“Crouch, Touch … Engage!”

These are the words a forward in rugby hears right before the start of a scrum. These words may seem foreign to the majority of Americans, but to the members of Wisconsin’s men’s rugby football club, these words make them feel right at home.

Rugby is a brutal game that, despite its popularity internationally, has never been able to compete in popularity with the mainstream U.S. sports. This lack of attention doesn’t bother the Badger men’s rugby club – they just go about their business and do what they do best. Win.

The Badgers men’s 15s (15 players to a side) Division I team went undefeated in its fall season (7-0, 5-0 Big Ten). Wisconsin was also the division champion in the Big Ten West rugby conference’s inaugural season, despite having to replace six of the starting eight forwards from last year’s championship squad. 

Additionally, the spotless record marked the fourth-consecutive undefeated season in conference play, a first for the program.

Not to be outdone, the men’s 7s (7 players to a side) has only one loss and will be participating in the Big Ten championship at Ohio State this upcoming weekend.

The success that the Division I squad has experienced this season is partly due to the depth of experienced players that moved up from the Division III team.

“The players on those teams were ready to step up when called on this fall to play at the Division I level,” head coach Skip Heffernan said. “We used over 30 players on our first side over the course of the fall season.”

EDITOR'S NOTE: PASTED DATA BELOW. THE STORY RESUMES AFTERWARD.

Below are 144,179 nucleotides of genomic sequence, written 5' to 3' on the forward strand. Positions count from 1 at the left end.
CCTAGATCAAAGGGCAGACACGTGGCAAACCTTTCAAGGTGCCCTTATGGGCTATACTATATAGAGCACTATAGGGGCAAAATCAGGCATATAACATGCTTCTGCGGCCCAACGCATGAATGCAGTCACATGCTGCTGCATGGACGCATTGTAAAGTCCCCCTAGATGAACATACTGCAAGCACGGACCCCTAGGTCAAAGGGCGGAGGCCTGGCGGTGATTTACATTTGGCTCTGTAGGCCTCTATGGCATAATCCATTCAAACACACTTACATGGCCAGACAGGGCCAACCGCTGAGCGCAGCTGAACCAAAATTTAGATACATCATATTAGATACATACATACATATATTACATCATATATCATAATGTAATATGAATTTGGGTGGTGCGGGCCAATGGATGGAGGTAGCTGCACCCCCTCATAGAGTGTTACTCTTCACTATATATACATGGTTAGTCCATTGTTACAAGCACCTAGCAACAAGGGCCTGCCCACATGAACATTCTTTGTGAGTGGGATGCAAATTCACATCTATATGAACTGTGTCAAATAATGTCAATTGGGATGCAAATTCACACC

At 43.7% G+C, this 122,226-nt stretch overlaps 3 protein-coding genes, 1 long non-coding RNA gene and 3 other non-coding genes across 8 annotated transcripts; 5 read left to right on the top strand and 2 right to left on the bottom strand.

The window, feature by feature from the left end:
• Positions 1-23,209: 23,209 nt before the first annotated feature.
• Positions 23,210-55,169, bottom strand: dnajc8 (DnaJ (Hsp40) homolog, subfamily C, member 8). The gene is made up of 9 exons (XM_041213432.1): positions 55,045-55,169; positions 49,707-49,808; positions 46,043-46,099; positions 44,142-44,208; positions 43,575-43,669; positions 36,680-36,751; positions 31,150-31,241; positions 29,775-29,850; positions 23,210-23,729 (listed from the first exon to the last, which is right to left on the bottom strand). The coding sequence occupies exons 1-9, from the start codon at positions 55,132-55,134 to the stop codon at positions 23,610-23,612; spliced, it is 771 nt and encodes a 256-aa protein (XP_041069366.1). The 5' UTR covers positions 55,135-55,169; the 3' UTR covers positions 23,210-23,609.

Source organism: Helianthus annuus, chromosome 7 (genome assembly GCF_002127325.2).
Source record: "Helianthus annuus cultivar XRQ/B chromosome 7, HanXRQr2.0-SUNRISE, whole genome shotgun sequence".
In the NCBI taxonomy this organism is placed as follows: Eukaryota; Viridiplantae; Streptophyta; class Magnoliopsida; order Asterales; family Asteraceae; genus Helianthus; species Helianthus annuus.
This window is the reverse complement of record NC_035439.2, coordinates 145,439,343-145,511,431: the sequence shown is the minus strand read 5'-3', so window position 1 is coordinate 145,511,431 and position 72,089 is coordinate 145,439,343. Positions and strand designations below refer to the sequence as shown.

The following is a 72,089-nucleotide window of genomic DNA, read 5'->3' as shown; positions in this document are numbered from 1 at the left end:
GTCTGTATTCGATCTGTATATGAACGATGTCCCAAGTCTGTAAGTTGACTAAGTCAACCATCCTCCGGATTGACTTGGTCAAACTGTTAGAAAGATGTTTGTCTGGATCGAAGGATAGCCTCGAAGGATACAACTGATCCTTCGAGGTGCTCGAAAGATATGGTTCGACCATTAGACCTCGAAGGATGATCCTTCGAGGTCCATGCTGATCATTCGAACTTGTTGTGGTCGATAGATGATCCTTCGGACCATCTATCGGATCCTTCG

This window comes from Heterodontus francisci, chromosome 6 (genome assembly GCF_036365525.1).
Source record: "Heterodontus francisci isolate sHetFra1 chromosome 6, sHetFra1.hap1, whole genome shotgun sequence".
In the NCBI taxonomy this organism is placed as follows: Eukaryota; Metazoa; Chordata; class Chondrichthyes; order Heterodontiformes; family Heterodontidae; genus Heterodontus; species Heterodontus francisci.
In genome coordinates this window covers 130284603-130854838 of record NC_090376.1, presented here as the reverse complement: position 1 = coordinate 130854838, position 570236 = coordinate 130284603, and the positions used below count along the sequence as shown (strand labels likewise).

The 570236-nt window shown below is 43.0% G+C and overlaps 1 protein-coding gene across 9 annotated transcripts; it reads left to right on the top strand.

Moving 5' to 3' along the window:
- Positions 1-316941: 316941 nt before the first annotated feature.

In recent years, the club has been very successful. In 2009, the Badgers finished second in the nation and last year were able to make it to the Elite Eight of the Division I-A 15s National Tournament.

Four-year starter at fly-half and club president Jordan Heginbottom has seen firsthand the progress the program has made over the last few years.

“This team has evolved drastically since I started school,” Heginbottom said. “We used to field one team per week and scramble to get a second side match, throwing guys in whenever possible. Now, we have two competitive teams and a third side that plays regularly. I think our success has allowed us to grow as a club, along with rugby gaining popularity, as it will be in the Olympics in 2016. 

“Last year, we made it to the Elite Eight in 15s, went to nationals for 7s and played in the Collegiate Rugby Championships on NBC this past June.”

Heffernan was also very pleased with the play of Heginbottom and Cory Katzban.

“Our fly-half Heginbottom and wing Cory Katzban are both deadly kickers for goal and made us a threat to score anytime we got within 40 meters of our opponent’s goal,” UW’s head coach said.

Before the start of the season, tragedy hit with the untimely death of scrum-half Ryan McGlynn’s father. The team dedicated the Sept. 22 game against rival Minnesota to the memory of McGlynn’s father. 

In a bittersweet turn of events, McGlynn was able to score a try in the 31-12 victory.

“When I scored, we had a few rucks by the goal line, about five meters out and were getting stopped,” McGlynn said. “I saw a gap and I took it, and scored while getting hit. When I scored, it was a great feeling. I immediately pointed to the sky, it was for him, this whole season was. What was even better was I had a lot of family in attendance so it was like everything came together to top off a really great team win.”

As UW makes improvements each season, Heginbottom believes they will only get better as the Badgers continue to develop into one of the premier rugby clubs in the college game. From his perspective, the future certainly looks bright. 

“I am confident that our team will progress further into the future, especially if we can secure more funding,” Heginbottom said. “There has been a core group of guys that started with me my freshman year and as we phase out, the program has great coaches who have groomed players in the two other teams, and we will look for strong incoming players of all years in school.”